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Study after study has shown that the majority of fish species can survive being caught and released if they are released properly. With most states now having laws requiring you to catch and release during some time of the year there is a strong need to learn to release your catch in a way that will insure its greatest chance of survival.
Here are some tips to help improve your fish’s chance of survival once released back into the water.
Land your fish quickly if possible
The longer you fight the fish, the more energy the fish will use and will lesson his chance of survival. Also a weak and stressed fish is more vulnerable to predators and is also less able to fight off infection.
There is one exception to this and that is when you are fishing in very deep water. A fish caught in deep water needs time to adjust to the pressure changes as he is being reeled up to the boat or his air bladder will expand and he will not be able to swim back down to the deeper water. If the bladder does expand, puncture a small hole with a 12-gauge hypodermic needle if possible to release the air out of the bladder. If a needle is not available use the tip of a clean ice pick. Some light massaging might be helpful to get the air out of the bladder. Just remember to keep the hole as small as possible, the air will go out quickly and the hole will heal in a short time.
If you are using treble hooks, try removing some of the hooks so the damage to the fish is less. You can cut off one or two of the hooks or some anglers take the treble off and replace it with a single hook. Also try using circle hooks if you are using live bait. Just remember to not “set the hook” as much as you would with other hooks. When you get a bite just lift the rod tip to tighten the line up and start reeling, the hook will set itself in the corner of the fish’s mouth…usually.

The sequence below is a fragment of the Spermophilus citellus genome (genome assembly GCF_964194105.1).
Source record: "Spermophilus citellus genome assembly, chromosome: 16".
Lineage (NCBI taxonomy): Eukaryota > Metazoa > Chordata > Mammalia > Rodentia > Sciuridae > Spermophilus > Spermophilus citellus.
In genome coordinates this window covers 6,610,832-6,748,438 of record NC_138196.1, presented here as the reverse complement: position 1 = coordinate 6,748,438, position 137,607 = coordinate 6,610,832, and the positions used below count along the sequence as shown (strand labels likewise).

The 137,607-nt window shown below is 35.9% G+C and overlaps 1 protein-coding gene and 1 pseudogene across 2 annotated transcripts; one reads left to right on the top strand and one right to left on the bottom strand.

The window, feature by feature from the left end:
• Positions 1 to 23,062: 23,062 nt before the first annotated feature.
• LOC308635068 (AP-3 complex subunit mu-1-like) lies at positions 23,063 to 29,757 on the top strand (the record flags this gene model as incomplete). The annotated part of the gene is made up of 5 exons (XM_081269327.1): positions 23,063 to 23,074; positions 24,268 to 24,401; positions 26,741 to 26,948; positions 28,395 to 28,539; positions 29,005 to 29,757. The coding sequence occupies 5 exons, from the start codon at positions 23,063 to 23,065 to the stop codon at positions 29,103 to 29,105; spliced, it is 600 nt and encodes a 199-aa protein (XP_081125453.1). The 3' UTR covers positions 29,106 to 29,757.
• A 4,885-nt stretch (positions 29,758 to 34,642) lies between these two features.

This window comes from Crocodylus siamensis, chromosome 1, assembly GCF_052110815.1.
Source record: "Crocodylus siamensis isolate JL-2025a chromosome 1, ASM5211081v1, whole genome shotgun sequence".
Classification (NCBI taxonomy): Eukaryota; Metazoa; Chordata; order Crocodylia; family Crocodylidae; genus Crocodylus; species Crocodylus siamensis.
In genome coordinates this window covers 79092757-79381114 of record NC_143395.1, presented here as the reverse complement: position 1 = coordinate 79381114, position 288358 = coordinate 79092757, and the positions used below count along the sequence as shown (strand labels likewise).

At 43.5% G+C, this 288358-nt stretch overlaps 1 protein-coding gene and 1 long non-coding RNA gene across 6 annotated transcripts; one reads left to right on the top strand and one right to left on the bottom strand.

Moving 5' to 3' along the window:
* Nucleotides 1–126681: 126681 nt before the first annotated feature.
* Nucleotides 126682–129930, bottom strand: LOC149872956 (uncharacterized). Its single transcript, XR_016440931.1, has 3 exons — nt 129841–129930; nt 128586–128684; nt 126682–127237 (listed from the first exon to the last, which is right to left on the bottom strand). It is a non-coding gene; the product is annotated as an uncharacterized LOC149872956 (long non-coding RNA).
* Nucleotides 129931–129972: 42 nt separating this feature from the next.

Set your hook quickly
This reduces the chances of the fish swallowing the bait and then needing the fisherman to perform “minor surgery” to get the hook out. If you do get a fish that is “gut hooked” try to use a hook removal device like needle nose pliers or hemostats to help with the job. If it appears that you will have to do more harm that good to get the hook out just cut the line off as close to the hook as you can and hope for the best. In most instances the hook will work itself out and even if it doesn’t the fish will have a better chance of living with the hook than if damage was done to his internal organs during the hook removal process.
Try to reduce the handling of the fish
Leave the fish in the water as much as possible during the release phase. Use a hook removal tool if possible to reduce handling and don’t let the fish thrash around and injure it self or someone else. If you must handle the fish try to use a wet towel or glove and return the fish to the water as soon as possible.
After the fish is unhooked you don’t want to release him till he is strong enough to swim own his own. Hold the fish gently by its tail under water facing into the current. Move the fish gently back in forth till he can swim away on his own.
Thanks for reading!
Please practice catch and release whenever possible and remember the large fish don’t taste any better than smaller ones. Take a picture and let the big ones go back to catch again later.